Its appalling to me that people like you, who are able to set aside the talking points and think about these things rationally, are the minority. I love and miss my party, but this time around I'm either staying home (if Hillary wins nomination) or voting for Obama. Despite policy disagreements, I think his presidency has the potential to be the first push in a long series of steps required to return this country to normalcy, and to force my party back to its roots.

    February 25, 2008 04:03 pm at 4:03 pm |
  7. River

    Sounds like Congress is really going to want to work with McCain...NOT.
    I hope Huckabee brokers the convention. That would be sweeeet!!!

    February 25, 2008 04:04 pm at 4:04 pm |
  8. Ratgurl

    What a dummy! Does he think the American people are so stupid as to not see through the intentions of the Bush Administration with this FISA renewal? Let's just ALL give up our privacy!

    February 25, 2008 04:08 pm at 4:08 pm |
  9. Jeff Spangler, Arlington, VA

    I'd consider retroactive immunity if Bush would tell us what legal opinions or political promises his people used to convince telecom CEOs that their complicity was legal. I can't believe that normally cautious executives and General Counsels didn't take a harder look at what many rational observers thought was clearly illegal conduct. No due diligence, no immunity.

    February 25, 2008 04:11 pm at 4:11 pm |
  10. Matt

    I agree with Bob, I want to support McCain. However, why do we need warrantless spying of the American people? Better yet, why do we need to give telecom companies immunity for spying on the American people?

    What McCain needs to realize pronto is that, on issues like this, he is way out of step with the vast majority of the American people. People are jumping at the promise of "change" because they are sick of Bush policies like this: warrantless wiretapping, extraordinary rendition, Bush "signing statements" to ignore law, torture and ignoring Geneva conventions, etc....nobody wants this! We want to defend America while behaving honorably and in accordance with our constitution!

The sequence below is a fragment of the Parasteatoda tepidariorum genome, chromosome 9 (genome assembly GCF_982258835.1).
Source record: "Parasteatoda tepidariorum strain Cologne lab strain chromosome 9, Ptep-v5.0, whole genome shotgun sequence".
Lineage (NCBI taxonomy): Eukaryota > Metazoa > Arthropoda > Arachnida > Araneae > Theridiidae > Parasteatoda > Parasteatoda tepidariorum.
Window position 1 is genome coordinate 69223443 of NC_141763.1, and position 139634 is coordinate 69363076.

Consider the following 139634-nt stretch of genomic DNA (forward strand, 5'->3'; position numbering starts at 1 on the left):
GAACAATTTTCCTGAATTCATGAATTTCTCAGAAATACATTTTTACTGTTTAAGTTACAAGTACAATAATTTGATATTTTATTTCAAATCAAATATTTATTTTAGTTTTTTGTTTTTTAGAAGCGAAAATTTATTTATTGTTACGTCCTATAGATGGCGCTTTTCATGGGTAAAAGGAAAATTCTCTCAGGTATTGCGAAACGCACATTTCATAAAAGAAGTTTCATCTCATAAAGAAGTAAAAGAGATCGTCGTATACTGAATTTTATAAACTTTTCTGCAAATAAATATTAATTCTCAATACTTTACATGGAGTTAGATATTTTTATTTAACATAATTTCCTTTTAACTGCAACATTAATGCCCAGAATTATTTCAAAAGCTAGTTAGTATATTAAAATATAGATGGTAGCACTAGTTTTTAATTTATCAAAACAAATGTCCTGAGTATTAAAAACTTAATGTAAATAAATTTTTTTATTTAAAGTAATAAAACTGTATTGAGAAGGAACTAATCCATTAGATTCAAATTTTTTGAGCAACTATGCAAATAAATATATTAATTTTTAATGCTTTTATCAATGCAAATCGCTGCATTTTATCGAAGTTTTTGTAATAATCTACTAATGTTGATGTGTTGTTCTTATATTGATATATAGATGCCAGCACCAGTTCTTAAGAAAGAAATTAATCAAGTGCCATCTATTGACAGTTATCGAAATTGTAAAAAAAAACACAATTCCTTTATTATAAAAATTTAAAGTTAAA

February 25, 2008 04:21 pm at 4:21 pm |
  11. DCBATL

    We have warrants for a reason. What happens if they listen in on a conversation that they think could be about terrorism, but it turns out to be another type of crime. Do they have the right/obligation to pursue this information even though it is not about terrorism?

    February 25, 2008 04:21 pm at 4:21 pm |
  12. Gary in CT

    Someone needs to tell the Senator that, most of the time, Congress goes with what their constuents want.

    February 25, 2008 04:25 pm at 4:25 pm |
  13. Patrick

    Speaking of pandering...

    Meet your new GOP presidental nominee: George W. Bu... Er John McCain!

    I liked you better when you thought for yourself McCain.

    February 25, 2008 04:25 pm at 4:25 pm |
  14. ED FL

    No more disgraceful then a Senator with the morals of an alley cat, who dumped his first wife and reportedly cheats on his second wife while playing footsie with lobbyist's and crokked dealings while trying to convince the american people that he is one of Washingtons good and honorable elected officials. Your type has been hand fed your whole life while getting you through the naval academy, flight school and the sleaze of political ventures. It appears you have excelled in every aspect of bad and suspect at each level .Try honesty John you might like it.

    February 25, 2008 04:28 pm at 4:28 pm |
  15. TheLeftNut

    We need some serious oversight of these War Mongers.

    Our precious constitution has been comprimised.

    What Baby Bush should have "stayed the course" on is the beliefs that our constitution hold dear and sets our democracy apart from others and makes our consititution the model for all other democratic constitutions.

    Instead Bush/Cheney/Rove has raped our constitution and brought shame on our country.

    February 25, 2008 04:31 pm at 4:31 pm |
  16. andrew jones

    I thought McCain was a man of principles when he stood:
    -against water boarding
    -against george dubya tax cut
    -against lobbyist and special interest (so I thought before ms. Iseman news came out)
    -for green cards for illegal immigrant

    But overnight, he is now a turn-coat; standing for all and everything george dubya! I have zero respect for any man who cannot stand for what he believes in and changes his mind overnight just to win an election!
    I have lost my respect for you JOHN McCAIN!

    GO OBAMA!!!

    February 25, 2008 04:36 pm at 4:36 pm |